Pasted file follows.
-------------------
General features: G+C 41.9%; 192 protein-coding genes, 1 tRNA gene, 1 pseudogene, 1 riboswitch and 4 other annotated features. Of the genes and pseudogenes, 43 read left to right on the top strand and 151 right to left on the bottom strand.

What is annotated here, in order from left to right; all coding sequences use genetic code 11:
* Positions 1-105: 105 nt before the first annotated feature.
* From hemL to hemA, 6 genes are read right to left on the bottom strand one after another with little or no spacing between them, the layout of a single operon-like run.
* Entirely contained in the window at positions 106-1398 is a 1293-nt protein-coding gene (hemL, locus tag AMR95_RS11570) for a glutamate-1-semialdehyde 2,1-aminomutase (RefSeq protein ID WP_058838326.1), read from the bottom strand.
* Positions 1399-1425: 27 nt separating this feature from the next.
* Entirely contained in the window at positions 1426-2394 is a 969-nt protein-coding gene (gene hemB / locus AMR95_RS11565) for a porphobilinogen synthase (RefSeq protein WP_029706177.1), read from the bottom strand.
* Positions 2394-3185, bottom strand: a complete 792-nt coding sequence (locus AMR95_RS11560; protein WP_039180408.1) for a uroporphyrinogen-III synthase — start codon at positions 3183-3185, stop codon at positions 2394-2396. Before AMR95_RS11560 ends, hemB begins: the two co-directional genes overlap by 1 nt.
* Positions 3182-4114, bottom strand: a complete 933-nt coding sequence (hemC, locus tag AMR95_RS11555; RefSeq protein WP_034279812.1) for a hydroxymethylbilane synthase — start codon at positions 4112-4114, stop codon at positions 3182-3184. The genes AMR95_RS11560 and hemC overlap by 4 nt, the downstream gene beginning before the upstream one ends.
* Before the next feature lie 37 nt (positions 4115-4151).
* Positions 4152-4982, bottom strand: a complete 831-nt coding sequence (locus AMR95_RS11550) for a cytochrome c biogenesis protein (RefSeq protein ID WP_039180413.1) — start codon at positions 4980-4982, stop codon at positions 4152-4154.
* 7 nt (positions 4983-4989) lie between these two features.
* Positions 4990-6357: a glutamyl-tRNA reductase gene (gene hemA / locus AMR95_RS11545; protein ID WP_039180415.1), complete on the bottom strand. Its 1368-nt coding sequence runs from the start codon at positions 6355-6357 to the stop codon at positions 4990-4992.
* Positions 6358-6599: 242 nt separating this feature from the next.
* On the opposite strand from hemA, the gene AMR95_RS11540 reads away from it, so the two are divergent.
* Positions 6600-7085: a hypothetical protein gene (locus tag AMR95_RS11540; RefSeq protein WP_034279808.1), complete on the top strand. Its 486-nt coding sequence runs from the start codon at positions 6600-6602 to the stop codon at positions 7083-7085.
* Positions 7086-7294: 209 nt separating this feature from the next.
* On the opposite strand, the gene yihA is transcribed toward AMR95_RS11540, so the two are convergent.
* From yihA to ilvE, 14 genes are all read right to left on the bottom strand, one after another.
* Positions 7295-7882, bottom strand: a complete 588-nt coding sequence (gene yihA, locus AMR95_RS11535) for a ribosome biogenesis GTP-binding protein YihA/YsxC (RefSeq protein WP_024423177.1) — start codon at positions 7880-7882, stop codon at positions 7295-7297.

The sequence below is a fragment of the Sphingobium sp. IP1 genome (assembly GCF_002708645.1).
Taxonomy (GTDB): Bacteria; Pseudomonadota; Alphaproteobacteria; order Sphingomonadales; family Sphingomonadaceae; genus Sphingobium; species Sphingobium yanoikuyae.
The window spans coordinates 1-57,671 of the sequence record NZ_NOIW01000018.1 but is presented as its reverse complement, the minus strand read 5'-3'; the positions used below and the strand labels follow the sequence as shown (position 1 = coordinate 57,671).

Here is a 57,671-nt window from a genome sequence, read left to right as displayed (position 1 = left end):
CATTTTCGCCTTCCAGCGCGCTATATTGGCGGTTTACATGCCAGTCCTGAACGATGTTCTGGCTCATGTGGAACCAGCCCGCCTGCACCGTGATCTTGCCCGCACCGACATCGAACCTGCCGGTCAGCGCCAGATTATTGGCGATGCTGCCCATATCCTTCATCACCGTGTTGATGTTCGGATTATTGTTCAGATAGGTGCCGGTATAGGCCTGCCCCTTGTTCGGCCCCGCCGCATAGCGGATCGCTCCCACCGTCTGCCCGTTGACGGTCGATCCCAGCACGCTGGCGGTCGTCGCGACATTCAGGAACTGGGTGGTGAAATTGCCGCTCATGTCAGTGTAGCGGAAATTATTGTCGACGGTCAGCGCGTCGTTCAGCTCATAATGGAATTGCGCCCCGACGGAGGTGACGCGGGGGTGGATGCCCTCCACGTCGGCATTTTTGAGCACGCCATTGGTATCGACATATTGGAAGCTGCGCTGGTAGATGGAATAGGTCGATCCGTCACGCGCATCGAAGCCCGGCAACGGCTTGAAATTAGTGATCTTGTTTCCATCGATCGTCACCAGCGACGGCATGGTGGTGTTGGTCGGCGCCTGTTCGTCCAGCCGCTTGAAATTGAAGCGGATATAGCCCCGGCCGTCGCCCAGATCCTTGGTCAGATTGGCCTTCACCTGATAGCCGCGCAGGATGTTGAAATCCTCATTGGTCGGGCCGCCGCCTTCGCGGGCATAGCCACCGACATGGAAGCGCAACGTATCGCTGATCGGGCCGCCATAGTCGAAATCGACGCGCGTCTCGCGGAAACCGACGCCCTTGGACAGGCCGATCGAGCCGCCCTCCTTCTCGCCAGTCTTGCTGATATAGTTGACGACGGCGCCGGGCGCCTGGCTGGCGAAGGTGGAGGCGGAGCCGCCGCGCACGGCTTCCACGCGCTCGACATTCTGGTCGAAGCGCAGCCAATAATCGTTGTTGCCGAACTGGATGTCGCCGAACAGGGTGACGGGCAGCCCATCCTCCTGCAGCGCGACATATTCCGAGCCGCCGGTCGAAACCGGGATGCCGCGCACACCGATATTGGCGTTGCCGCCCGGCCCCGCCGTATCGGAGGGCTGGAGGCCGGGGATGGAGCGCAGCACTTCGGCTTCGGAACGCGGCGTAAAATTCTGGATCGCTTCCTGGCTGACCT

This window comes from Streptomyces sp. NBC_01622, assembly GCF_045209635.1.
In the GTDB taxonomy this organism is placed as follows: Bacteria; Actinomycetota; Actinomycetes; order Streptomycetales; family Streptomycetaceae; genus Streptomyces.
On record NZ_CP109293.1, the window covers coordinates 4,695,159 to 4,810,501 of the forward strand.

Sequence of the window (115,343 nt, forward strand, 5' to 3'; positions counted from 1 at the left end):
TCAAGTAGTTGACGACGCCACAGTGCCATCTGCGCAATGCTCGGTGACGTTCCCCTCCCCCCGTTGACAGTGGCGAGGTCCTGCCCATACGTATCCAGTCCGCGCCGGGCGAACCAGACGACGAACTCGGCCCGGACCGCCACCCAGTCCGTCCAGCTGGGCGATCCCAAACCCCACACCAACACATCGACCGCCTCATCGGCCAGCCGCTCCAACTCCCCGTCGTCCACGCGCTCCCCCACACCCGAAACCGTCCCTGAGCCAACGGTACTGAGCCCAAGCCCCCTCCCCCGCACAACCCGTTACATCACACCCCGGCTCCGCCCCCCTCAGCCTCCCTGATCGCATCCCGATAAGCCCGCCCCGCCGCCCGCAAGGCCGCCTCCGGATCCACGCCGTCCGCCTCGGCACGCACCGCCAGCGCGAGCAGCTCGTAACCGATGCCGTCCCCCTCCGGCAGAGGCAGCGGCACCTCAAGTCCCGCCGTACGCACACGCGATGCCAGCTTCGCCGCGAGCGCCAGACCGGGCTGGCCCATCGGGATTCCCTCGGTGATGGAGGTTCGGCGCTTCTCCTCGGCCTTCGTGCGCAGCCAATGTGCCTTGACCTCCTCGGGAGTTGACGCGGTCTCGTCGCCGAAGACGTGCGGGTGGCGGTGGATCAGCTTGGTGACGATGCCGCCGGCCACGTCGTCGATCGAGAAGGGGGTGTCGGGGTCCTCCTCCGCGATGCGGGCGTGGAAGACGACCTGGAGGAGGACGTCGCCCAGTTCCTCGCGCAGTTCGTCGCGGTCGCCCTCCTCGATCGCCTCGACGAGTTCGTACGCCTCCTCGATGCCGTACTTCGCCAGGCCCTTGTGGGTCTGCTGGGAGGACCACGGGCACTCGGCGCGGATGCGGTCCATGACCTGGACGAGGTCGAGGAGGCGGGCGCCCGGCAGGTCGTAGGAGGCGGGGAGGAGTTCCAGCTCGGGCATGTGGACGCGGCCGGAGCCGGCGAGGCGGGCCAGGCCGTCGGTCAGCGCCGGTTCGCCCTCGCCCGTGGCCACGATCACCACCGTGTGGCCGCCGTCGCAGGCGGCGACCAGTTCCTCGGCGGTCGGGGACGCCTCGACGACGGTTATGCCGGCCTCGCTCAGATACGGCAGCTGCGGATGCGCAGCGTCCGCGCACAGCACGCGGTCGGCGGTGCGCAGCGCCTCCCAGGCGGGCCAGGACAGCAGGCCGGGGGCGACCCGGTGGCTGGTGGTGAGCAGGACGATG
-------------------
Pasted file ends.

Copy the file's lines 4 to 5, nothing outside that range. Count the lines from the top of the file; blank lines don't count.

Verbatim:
* From hemL to hemA, 6 genes are read right to left on the bottom strand one after another with little or no spacing between them, the layout of a single operon-like run.
* Entirely contained in the window at positions 106-1398 is a 1293-nt protein-coding gene (hemL, locus tag AMR95_RS11570) for a glutamate-1-semialdehyde 2,1-aminomutase (RefSeq protein ID WP_058838326.1), read from the bottom strand.